Fantasy hockey point projections underestimate Elias Pettersson
A closer look at fantasy hockey point projections for the Canucks forwards and defensemen.
The Vancouver Canucks were one of the NHL’s most successful teams during the 2019-20 season, finishing eighth in the league with 3.25 goals per game. Last season their attack came to a halt.
In a tough year where they lost franchise center Elias Pettersson for more than half the season and faced many other obstacles, the Canucks managed just 2.64 goals per game. , finishing 24th in the NHL.
That has to change next season. Despite the overhaul of the defense and Thatcher Demko in net, the Canucks are unlikely to be a stifling defensive team. They’re going to have to score goals – a lot of them – to get back to the playoffs.
Fortunately, the Canucks have a great group of forwards heading into next season. Plus, they’re good at hockey.
Canucks have options galore with top nine forwards
The additions of Conor Garland, Jason Dickinson and Vasily Podkolzin should make for a much stronger top nine if everyone can stay healthy. It’s a group that gives head coach Travis Green a lot of options. He can keep the Lotto Line of JT Miller, Elias Pettersson and Brock Boeser together, give Bo Horvat two talented wingers to Garland and Nils Höglander, and create a line of control from Tanner Pearson, Dickinson and Podkolzin.
Alternatively, Green could spread the talent, moving Miller to the center and Dickinson to the wing to create three scoring lines, handing the defensive assignments to the fourth row to Tyler Motte, Brandon Sutter and Matthew Highmore.
It’s an intriguing mix of players, but how much can Canucks fans expect them to score?
To set those expectations, I turned to the realms of fantasy. Fantastic hockey, that is to say. Sadly, the works of JRR Tolkien, Terry Pratchett and Robin Hobb didn’t have much to say about how many points Elias Pettersson will score next season.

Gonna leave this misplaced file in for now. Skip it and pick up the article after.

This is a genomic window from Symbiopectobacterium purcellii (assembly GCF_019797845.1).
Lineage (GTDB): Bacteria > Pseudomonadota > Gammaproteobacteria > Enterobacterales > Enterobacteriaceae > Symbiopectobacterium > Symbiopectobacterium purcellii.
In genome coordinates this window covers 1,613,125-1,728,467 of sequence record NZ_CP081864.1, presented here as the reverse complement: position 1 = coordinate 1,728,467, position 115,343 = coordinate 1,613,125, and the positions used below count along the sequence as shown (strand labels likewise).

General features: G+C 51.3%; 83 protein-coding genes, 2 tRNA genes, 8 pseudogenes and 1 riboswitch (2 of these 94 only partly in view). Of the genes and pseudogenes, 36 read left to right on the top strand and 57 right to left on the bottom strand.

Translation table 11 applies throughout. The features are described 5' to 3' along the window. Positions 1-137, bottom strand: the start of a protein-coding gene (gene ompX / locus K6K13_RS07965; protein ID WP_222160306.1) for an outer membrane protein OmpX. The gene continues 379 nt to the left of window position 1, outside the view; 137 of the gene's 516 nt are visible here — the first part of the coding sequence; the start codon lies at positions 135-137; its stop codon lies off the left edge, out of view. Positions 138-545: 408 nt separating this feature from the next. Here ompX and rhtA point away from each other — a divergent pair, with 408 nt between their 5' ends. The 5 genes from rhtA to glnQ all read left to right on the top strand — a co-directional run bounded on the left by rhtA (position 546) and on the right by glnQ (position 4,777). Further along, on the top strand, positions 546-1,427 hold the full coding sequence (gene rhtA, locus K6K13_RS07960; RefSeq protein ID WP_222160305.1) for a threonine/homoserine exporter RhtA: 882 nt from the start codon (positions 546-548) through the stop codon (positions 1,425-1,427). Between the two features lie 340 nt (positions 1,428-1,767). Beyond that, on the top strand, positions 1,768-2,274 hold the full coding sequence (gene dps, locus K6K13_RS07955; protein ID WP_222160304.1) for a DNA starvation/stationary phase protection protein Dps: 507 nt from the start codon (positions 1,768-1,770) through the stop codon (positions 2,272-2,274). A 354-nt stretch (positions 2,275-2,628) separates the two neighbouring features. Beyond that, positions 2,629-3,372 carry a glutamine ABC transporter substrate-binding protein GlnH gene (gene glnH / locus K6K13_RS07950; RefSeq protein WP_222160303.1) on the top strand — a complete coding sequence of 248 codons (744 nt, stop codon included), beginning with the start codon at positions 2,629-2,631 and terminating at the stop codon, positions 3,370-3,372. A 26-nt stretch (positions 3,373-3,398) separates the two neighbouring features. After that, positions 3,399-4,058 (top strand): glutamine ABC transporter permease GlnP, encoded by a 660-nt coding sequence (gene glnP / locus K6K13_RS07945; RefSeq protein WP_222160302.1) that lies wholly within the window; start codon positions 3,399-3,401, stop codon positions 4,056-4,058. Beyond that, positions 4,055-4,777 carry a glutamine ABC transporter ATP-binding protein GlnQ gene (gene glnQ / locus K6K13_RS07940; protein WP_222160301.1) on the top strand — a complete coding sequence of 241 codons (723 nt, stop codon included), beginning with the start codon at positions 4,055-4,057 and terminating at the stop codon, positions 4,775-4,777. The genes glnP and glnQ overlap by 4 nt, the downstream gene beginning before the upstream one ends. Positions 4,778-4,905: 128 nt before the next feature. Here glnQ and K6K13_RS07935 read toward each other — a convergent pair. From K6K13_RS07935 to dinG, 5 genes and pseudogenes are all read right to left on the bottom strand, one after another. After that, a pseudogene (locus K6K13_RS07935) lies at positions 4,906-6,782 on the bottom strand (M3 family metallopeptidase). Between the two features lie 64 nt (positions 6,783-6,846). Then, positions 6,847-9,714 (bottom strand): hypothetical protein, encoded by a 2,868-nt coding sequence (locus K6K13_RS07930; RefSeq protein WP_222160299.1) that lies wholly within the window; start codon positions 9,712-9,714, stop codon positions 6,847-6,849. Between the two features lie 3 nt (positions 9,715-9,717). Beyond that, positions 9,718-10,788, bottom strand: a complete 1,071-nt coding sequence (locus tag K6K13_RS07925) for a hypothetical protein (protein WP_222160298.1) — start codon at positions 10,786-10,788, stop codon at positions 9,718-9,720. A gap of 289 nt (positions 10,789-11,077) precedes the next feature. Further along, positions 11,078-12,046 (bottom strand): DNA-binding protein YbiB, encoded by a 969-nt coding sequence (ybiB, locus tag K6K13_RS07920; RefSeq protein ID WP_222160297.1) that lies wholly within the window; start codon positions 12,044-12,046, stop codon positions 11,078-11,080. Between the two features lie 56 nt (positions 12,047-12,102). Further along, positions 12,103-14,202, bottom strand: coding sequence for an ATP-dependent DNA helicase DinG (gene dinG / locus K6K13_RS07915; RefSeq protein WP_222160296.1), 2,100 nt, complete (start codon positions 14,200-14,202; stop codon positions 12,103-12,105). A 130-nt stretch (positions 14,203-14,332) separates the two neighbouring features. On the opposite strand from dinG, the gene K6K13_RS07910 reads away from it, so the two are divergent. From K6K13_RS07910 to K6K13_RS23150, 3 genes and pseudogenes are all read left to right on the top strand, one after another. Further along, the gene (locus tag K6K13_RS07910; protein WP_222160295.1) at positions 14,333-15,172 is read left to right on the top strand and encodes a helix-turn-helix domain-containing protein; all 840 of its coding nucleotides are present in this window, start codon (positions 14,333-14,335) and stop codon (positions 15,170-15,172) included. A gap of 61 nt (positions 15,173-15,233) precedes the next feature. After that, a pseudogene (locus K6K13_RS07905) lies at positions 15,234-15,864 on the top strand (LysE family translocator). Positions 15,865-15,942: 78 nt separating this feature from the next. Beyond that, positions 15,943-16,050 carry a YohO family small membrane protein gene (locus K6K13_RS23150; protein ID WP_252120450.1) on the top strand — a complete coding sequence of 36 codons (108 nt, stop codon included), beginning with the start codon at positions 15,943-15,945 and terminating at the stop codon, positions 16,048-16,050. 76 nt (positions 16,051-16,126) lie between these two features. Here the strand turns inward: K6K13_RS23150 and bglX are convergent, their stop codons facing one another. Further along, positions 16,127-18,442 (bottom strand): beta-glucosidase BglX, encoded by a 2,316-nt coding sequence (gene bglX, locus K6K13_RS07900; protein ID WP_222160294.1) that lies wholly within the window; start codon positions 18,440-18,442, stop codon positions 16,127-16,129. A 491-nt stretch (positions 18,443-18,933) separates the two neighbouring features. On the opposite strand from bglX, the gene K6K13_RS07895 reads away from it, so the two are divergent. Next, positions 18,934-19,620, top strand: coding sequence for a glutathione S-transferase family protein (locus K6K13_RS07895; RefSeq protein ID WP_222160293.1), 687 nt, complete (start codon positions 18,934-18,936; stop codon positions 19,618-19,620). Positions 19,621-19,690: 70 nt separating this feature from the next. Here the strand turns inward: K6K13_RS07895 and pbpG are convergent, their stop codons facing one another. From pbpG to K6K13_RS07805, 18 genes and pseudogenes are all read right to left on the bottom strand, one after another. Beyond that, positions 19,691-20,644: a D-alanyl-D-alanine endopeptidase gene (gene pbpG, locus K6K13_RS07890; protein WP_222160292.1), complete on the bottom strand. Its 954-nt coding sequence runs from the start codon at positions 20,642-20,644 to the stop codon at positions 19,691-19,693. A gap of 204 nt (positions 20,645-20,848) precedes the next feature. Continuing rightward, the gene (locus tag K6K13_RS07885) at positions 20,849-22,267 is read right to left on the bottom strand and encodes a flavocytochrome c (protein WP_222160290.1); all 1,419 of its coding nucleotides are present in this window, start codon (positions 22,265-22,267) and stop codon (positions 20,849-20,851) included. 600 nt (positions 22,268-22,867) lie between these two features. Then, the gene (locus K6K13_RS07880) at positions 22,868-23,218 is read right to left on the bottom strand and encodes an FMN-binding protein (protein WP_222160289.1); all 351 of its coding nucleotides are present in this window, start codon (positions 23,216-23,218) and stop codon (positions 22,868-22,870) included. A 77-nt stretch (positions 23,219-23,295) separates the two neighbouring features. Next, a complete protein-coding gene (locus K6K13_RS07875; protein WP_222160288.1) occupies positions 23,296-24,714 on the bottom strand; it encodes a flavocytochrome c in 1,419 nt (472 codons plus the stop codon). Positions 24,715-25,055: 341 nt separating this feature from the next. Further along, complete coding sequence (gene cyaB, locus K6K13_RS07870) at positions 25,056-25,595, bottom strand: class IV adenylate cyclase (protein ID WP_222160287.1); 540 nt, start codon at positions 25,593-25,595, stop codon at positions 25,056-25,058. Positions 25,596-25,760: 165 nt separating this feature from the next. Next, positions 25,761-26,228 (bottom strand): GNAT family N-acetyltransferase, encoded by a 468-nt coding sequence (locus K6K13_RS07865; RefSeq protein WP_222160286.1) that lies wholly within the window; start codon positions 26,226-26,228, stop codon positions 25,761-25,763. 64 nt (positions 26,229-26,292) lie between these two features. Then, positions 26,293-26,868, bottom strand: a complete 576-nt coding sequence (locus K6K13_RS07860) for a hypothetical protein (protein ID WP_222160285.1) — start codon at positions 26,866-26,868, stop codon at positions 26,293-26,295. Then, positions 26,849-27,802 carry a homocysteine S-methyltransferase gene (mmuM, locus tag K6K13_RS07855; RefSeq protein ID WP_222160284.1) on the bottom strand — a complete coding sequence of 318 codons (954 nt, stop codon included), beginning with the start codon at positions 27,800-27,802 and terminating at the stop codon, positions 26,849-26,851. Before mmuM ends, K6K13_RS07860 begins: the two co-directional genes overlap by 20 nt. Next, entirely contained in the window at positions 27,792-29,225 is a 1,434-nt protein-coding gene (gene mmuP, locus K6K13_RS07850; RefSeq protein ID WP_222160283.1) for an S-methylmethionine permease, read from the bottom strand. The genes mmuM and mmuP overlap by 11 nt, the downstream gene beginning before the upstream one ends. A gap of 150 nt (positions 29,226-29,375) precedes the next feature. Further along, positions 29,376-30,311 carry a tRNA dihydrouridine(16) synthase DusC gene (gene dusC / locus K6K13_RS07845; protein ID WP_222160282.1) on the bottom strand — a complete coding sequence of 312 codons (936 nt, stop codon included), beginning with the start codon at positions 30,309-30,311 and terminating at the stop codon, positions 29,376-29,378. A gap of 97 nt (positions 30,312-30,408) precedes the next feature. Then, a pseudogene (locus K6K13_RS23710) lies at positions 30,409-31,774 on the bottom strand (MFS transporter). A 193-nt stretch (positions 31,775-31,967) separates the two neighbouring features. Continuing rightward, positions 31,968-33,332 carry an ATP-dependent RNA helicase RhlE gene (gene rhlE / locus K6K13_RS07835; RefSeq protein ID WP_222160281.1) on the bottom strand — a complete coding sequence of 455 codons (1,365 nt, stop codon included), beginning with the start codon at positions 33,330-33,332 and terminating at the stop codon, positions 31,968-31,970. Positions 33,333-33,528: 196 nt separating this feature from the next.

Fantasy Hockey projections, on the other hand, have predictions of how many points Pettersson and the rest of the Canucks will score. Dom Luszczyszyn of The Athletic released their fantasy hockey projections on Wednesday, and ESPN and CBS also have point projections among their fantasy hockey tools.
I’ve looked at the projections of 12 Canucks skaters – eight forwards and four defensemen – from these three sources and put them together in this handy table, complete with an average of the three projections.
A few quick notes before we dive in: CBS made their point projections to two decimal places – that’s how you know those are good stats – but I’ve rounded those projections to the nearest whole number. Additionally, they inexplicably projected that every player will appear in 78.7 games.
I’ve included leads Vasily Podkolzin and Jack Rathbone here, although only two sources had point projections for either player. CBS is clearly bullish on Rathbone and his 3 points in 8 games last season. He might even have a hard time staying in line with competition from Olli Juolevi and Brad Hunt, but he’s arguably good enough to be an everyday NHL player, so the screening doesn’t bother me. not.
Pettersson and Boeser sub-sale
All three fantastic screenings are in the same stadium when it comes to the Canucks’ top forward, throwing 69-72 points to feed Pettersson, despite ESPN getting him those 72 points in just 70 games.
Those are conservative projections, likely influenced by his disappointing 21 points in 26 games last season before injuring his wrist. Pettersson clearly has the ability to score more points – he was better than a point per game in the 2020 playoffs and he was also a point per game player in his last 20 games of the 2020-21 season after a slow start.
Even a projection of 72 points seems too weak. Considering that he was on track for 80 points in the 2019-2020 season shortened by COVID and can be expected to take another step forward on the occasion of his 23 years next season, Pettersson should be able to beat those projections. A more optimistic projection would build on that 80-point pace in 2019-2020 and suggest 85-90 points in the 2021-22 season.
In fact, a 72-point projection seems more apt for Brock Boeser, who had 72 points in 82 games last season as he led the Canucks in scoring. It was without Pettersson as a center for most of the year. If the two can stay healthy together next season, they could feed off each other and achieve career years each.
Both Athletic and CBS are projecting a small setback for Boeser, while ESPN are projecting a 71-point pace but just 68 games played.